You don’t have to be a major sauna aficionado to step into a sauna, settle onto the sauna bench, and appreciate how really good heat feels. Good heat is as egalitarian and “righteous” as is the cold. Much like how, on a cold Northern Minnesota night, we can all feel that same blast of arctic wind on our faces.
Some of us can call it out: “it’s gotta be -10 wind chill!” while others just know “man, it’s fucking cold!” and that’s enough.
You don’t have to be a weatherman to know which way the wind blows– Bob Dylan (written possibly somewhere close to Duluth, MN on a cold winter’s day)
Good heat is easily felt
Sauna aficionados sitting next to those new to sauna will often share that same “ahhhhhh” feeling after a well timed blast of steam from tossing water on the sauna rocks.
Good heat is harder to understand
There is a lot to that blast of steam. The Finns call this löyly, and löyly is a very spiritual thing to the Finns. Every sauna has its own unique löyly, and this is saying something in a land of 3.3 million saunas. Good löyly represents the depth potential of good heat. Scientifically, good heat is produced from thermal mass: a quality sauna heater, with the right amount of sauna stones on the heater, and other Lämpömassa producing elements like a dense stove surround, depth to the wood paneling on our sauna walls, and thicker wood decking of our benches.
Most don’t notice these things, yet everybody feels these things.
Does this mean anything? Yes, this means everything. Good heat is what it’s all about. Without good heat, we have no chance of heating up evenly, thoroughly, completely. Without good heat, our ears may feel like they’ve been soaked in hot sauce while our body temperature never changes. Without good heat, after exiting the hot room, if we jump through a hole in the ice, we come out freaked out, because our core never warmed in the first place. Without good heat, we may as well wear a spring jacket while sitting on the sauna bench.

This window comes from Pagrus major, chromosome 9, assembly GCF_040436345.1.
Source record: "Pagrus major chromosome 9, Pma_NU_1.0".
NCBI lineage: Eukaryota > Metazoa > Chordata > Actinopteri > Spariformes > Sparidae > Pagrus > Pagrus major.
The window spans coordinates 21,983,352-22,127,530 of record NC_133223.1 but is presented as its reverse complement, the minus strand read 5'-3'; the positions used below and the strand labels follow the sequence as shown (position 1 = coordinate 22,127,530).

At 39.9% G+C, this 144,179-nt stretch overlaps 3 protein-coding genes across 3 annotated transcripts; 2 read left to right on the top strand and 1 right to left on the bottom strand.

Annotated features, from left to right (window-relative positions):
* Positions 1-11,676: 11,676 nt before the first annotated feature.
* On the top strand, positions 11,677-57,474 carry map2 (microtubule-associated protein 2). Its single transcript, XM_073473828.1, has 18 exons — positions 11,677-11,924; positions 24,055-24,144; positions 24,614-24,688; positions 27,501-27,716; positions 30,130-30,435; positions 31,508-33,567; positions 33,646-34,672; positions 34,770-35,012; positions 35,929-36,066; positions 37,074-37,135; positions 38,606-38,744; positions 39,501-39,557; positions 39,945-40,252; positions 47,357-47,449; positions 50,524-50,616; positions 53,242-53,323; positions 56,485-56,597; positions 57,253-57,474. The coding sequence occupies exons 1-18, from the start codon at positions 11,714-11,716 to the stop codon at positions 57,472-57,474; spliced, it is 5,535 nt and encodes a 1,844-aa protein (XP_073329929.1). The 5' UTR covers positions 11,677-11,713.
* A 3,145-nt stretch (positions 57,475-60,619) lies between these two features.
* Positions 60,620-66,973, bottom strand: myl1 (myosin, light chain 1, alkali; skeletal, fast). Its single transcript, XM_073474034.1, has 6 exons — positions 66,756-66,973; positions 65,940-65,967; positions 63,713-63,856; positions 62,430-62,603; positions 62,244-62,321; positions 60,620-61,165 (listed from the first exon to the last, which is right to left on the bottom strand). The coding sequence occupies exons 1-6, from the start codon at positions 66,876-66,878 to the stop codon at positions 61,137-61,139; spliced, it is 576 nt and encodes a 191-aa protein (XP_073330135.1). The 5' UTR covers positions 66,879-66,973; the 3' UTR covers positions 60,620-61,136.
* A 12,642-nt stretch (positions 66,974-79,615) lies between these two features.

We owe it to ourselves to build saunas that make really good heat. Good heat is what it’s all about. It’s easily felt, and yet harder understood.
2 thoughts on “Good heat is easily felt, yet harder to understand”
I’m relatively new to sauna, Glenn, and my wife and I are absolutely loving our barrel sauna we have built in our basement. This article interests me and makes me wonder about heating your core temperature. Are there general rules to follow to make sure we’re not only heating our skin? Does a lower temperature (~175-180 degrees) for a longer session raise the body’s internal temperature better than going hotter (~195-200 degrees) for a shorter time? We normally get one session each day, which is typically 20-25 minutes at ~190 degrees.
I’m loving the website and the podcast! Thanks for making so much information available!
Scott, as you take more and more saunas, I think the concept of heating your core, not your skin, will become natural for you.
The limitation then becomes the sauna and the heater. As you’ve read about the three types of heat transfer, the mechanics that we are looking for are hot room environments where we aren’t feeling the blast of heat off the metal stove, but the deeper, more subtle and resonating heat that comes from the mass of the room, transferring into our bodies though conduction. (That heat we feel putting our hand above a toaster is radiant heat. And we can’t take much of that type of heat transfer while sitting on the bench).
So, temperature is relative.
I hope this helps! Glad you are digging SaunaTimes.